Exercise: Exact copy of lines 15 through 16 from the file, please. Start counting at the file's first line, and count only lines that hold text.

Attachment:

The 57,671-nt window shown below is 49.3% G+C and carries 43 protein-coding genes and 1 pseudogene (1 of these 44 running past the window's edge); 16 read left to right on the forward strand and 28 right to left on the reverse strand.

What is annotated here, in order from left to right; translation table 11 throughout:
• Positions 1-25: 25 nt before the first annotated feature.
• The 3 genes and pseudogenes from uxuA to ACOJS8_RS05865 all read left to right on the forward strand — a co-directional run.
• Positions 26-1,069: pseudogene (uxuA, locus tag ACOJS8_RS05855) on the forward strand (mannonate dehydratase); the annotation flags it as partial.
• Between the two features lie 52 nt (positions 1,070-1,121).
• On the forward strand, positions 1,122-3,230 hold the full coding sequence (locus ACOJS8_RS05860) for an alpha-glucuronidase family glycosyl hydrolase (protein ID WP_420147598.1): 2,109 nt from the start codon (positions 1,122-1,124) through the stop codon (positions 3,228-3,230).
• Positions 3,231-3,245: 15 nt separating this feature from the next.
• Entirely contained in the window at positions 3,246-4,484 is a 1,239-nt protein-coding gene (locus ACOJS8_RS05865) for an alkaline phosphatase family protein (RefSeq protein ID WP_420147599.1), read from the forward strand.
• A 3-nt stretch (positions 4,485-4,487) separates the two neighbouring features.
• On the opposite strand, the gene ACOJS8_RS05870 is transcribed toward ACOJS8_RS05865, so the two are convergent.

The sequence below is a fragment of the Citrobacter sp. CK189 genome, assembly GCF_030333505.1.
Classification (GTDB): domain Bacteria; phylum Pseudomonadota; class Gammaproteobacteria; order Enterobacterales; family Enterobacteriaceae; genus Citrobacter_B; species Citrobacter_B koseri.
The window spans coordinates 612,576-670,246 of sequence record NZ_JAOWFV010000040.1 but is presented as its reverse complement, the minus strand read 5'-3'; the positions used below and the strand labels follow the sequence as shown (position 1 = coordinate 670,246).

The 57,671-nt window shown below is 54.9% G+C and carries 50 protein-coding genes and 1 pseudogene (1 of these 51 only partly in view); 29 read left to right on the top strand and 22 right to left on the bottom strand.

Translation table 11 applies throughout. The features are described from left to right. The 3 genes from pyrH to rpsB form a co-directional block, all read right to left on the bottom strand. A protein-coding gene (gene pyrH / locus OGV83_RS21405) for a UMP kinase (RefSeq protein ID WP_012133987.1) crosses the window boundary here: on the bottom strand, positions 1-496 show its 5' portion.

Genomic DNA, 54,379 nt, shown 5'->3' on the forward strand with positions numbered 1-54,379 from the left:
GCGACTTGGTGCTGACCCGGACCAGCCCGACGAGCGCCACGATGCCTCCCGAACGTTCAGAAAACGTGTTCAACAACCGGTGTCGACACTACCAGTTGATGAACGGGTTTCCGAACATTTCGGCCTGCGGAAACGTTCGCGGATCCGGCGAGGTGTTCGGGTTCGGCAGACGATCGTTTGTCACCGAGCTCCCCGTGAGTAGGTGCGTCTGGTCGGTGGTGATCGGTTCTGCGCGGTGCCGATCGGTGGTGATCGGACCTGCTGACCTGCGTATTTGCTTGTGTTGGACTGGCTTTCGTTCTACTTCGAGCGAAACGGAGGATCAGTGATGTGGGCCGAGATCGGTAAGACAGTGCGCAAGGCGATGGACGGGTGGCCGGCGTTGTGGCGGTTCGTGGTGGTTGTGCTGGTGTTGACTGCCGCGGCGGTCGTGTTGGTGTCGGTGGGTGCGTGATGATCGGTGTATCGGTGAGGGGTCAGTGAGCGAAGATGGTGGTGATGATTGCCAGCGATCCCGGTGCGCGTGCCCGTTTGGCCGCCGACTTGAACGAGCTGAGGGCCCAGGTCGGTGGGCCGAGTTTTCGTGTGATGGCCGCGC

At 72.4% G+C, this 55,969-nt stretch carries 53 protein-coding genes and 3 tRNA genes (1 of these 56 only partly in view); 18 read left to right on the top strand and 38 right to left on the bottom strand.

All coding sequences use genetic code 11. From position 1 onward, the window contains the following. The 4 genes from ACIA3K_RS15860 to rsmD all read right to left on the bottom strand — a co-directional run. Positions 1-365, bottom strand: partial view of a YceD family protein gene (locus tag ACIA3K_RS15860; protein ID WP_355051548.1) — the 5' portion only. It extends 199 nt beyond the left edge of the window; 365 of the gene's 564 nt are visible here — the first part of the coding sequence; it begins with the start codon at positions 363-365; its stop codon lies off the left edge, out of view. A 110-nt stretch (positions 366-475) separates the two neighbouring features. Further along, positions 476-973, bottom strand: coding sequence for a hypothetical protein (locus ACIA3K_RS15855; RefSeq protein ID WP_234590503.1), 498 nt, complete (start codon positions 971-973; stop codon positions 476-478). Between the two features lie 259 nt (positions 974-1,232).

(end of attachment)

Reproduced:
The 57,671-nt window shown below is 54.9% G+C and carries 50 protein-coding genes and 1 pseudogene (1 of these 51 only partly in view); 29 read left to right on the top strand and 22 right to left on the bottom strand.

Translation table 11 applies throughout. The features are described from left to right. The 3 genes from pyrH to rpsB form a co-directional block, all read right to left on the bottom strand. A protein-coding gene (gene pyrH / locus OGV83_RS21405) for a UMP kinase (RefSeq protein ID WP_012133987.1) crosses the window boundary here: on the bottom strand, positions 1-496 show its 5' portion.